Sharing plant-based healing, herbs, recipes, aromatherapy, flower-essences, hand-made products, and all things herbal.
Monday, July 26, 2010
Lavender at the Salon des Plantes
Yesterday at Annabella'sSalon des Plantes we worked with one of my favorite plants - Lavender.
After calling in the directions in Italian, Annabella showed us how to make lavender wands. She offered us lavender tea from both fresh and dry plants and lavender madelines....yum!
Lavender is one of those herbs that has many uses. If you lived on a desert island and could only have one herb, lavender should be your choice. It has both medicinal and culinary uses. Of all scents, lavender is the most popular. Most people like it.
Anti-bacterial, anti-spasmodic, slightly sedative, antiseptic and anti-inflammatory. I use it almost everyday. It helps with burns, poison oak, and insect bites. This is interesting because bees love the flowers and yet lavender oil can soothe bee stings. I make a spray called 'burns and bites' using lavender oil.
According to Wikipedia, "Lavender was commonly used in Roman baths to scent the water, and it was thought to restore the skin. Its late Latin name was lavandārius, from lavanda (things to be washed), from the verb lavāre (to wash). When the Roman Empire conquered southern Britain, the Romans introduced lavender. The Greeks discovered early on that lavender if crushed and treated correctly would release a relaxing fume when burned."
There are many varieties of lavender which have different properties and they all have a slightly different scent.
The guided visualization we participated in took me to a cave near the ocean. While in the cave, the spirit of lavender spoke to me and reminded me that the most potent lavender plants are those grown in harsh environments with little water. The less water, the better the oil. Lavender is here to remind us that the challenges of life can bring out either the best or the worst within us. Like lavender oil, let us bring out our healing essence!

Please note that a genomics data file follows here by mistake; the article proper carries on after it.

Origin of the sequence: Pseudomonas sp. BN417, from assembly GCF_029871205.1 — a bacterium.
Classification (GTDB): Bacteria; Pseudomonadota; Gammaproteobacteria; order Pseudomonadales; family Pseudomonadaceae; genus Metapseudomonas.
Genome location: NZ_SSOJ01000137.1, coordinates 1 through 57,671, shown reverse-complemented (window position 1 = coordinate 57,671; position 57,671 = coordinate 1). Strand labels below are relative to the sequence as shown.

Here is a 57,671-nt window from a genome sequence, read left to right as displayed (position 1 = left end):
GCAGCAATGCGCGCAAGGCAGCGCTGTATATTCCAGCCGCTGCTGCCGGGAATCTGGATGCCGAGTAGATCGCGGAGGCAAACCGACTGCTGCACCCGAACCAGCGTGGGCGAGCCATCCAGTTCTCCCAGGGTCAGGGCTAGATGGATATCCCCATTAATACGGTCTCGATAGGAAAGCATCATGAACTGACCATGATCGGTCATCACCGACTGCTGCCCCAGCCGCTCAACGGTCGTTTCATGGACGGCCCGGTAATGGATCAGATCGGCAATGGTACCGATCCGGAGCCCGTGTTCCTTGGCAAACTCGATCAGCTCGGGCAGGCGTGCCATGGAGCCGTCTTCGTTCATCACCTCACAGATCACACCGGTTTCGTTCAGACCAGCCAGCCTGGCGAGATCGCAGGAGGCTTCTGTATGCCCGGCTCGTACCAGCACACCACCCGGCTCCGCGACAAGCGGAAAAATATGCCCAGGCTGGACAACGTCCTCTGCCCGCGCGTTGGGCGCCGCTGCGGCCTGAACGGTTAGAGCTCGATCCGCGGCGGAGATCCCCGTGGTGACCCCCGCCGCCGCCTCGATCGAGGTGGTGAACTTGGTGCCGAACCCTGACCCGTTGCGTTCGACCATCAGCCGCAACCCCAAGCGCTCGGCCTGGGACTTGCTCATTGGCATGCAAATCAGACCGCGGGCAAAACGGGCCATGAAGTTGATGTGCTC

I have grown lavender both from seed and from cuttings, although growing from seed is very slow.
Here are some recipes using culinary lavender:
2 ½ cups of water
¼ C culinary lavender
1 can frozen lemonade concentrate
Sugar to taste
Bring water and lavender to boil over medium heat. Turn off heat and let stand for 20 minutes. Strain the mixture. Pour into lemonade. Add sugar to taste.
Lavender Roasted Beets
with Garlic and Lemon
Makes 6 Servings
1 pound medium beets, with 1 inch of stems remaining
6 unpeeled garlic cloves
¼ cup plus 1 Tbs. extra-virgin olive oil
1 Tbs. plus ½ tsp. dried culinary ‘Provence’ lavender buds, finely ground in a spice grinder
¼ tsp. finely grated lemon zest
2 Tbs. fresh lemon juice
Sea salt and freshly ground black pepper
¼ cup Italian parsley leaves chopped
Preheat oven to 375º F.
Place the beets and garlic on a large sheet of foil and sprinkle with ¼ cup of the oil and 1 Tbs. of the lavender; toss to combine. Fold up the foil to make a sealed packet. Place on a baking sheet. Roast for 30 to 45 minutes, or until tender when tested with a sharp knife. Set aside until cool enough to handle. Slip off the skins.
Cut the beets into quarters and place in a large skillet. Squeeze the garlic over the beets. Stir in the lemon zest, lemon juice, the remaining 1 Tbs. oil, and the remaining ½ tsp. lavender. Season with salt and pepper. Warm through over medium heat. Sprinkle with the parsley.
Serve hot or warm.
And here's my recipe for a healing spray:
Burns and Bites Spray
1 oz. aloe vera gel
1 oz. lavender hydrosol
1 oz. roman chamomile hydrosol
30 drops of lavender essential oil
15 drops of ravensara essential oil
Combine all ingredients in a 4 oz. spray bottle.
Shake and spray as needed.
Keep out of eyes.
Promotes skin healing.
The best lavender essential oil comes from Young Living. Visit my new young living website to order some. They have many other products using Lavender. Check them out.